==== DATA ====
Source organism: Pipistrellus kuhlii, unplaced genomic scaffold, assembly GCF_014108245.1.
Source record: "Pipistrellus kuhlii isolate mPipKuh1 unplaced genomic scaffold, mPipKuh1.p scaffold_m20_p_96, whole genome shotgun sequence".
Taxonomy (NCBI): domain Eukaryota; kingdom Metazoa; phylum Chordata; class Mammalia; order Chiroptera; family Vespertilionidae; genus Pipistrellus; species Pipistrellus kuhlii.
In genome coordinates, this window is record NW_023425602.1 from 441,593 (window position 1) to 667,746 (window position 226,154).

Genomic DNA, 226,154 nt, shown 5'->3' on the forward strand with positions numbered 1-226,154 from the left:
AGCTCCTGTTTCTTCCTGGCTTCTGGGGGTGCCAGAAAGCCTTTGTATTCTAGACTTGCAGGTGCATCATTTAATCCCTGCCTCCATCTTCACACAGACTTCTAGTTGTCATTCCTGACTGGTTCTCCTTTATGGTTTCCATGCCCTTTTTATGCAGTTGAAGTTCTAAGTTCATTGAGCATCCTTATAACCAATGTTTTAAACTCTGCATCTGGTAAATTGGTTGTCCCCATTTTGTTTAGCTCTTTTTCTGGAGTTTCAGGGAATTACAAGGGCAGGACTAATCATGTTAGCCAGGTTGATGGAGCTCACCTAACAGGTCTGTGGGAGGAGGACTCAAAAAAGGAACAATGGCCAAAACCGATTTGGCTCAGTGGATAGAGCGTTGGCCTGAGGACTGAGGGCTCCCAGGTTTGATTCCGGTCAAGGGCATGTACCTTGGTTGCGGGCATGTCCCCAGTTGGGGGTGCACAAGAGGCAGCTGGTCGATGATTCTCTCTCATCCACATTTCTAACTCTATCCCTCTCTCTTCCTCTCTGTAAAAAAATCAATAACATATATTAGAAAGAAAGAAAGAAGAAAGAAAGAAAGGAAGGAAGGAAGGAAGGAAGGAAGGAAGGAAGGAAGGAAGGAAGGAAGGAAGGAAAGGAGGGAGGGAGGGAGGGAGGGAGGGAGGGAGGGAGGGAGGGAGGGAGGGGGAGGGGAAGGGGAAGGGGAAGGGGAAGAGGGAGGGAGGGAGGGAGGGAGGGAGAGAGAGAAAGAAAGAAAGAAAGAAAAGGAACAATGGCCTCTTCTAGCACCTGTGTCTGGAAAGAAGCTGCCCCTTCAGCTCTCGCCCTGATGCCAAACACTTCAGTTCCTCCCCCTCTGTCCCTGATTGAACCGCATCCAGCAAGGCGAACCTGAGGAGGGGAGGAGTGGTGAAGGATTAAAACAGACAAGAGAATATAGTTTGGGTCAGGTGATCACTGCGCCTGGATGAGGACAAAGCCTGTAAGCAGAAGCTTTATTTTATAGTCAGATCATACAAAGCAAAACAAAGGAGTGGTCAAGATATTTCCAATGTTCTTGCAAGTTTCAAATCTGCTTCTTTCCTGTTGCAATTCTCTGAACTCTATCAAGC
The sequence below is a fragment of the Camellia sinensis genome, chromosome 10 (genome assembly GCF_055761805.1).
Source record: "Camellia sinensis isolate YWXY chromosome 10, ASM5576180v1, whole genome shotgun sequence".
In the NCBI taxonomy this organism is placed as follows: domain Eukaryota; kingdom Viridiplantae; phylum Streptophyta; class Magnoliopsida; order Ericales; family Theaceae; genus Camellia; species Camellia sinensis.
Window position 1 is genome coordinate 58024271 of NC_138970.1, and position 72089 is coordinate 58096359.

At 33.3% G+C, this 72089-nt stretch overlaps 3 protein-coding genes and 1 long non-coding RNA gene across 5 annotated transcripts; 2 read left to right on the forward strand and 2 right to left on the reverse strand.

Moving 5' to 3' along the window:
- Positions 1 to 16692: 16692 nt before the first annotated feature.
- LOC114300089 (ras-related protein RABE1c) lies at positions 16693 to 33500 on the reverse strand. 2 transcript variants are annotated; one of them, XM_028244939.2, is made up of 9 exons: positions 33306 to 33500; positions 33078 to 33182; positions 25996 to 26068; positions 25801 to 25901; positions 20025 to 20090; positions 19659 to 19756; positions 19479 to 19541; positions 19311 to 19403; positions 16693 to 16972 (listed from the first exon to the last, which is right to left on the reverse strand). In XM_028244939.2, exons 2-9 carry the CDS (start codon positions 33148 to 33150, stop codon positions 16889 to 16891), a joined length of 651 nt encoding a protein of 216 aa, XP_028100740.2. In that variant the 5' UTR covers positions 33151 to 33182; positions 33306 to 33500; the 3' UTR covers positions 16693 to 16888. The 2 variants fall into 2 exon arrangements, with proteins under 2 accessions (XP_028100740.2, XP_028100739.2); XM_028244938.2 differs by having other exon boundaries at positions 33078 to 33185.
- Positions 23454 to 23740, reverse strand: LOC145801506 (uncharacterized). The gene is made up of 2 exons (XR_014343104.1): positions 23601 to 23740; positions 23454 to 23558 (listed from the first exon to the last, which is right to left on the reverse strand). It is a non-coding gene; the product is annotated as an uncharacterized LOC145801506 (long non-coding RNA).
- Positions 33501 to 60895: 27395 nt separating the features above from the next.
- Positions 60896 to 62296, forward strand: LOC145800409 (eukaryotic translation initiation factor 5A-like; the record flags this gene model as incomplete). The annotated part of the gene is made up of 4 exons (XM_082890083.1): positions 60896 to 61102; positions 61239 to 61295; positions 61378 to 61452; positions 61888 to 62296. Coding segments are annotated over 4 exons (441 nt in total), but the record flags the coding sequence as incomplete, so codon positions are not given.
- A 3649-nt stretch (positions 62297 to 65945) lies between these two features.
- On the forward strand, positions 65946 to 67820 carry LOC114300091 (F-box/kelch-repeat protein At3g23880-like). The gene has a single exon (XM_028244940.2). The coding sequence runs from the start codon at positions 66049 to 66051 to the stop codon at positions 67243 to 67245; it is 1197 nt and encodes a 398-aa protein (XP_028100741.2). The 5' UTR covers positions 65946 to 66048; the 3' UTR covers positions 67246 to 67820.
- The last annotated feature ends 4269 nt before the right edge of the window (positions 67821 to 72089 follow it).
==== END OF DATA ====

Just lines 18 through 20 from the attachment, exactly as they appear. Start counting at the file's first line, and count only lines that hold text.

- A 3649-nt stretch (positions 62297 to 65945) lies between these two features.
- On the forward strand, positions 65946 to 67820 carry LOC114300091 (F-box/kelch-repeat protein At3g23880-like). The gene has a single exon (XM_028244940.2). The coding sequence runs from the start codon at positions 66049 to 66051 to the stop codon at positions 67243 to 67245; it is 1197 nt and encodes a 398-aa protein (XP_028100741.2). The 5' UTR covers positions 65946 to 66048; the 3' UTR covers positions 67246 to 67820.
- The last annotated feature ends 4269 nt before the right edge of the window (positions 67821 to 72089 follow it).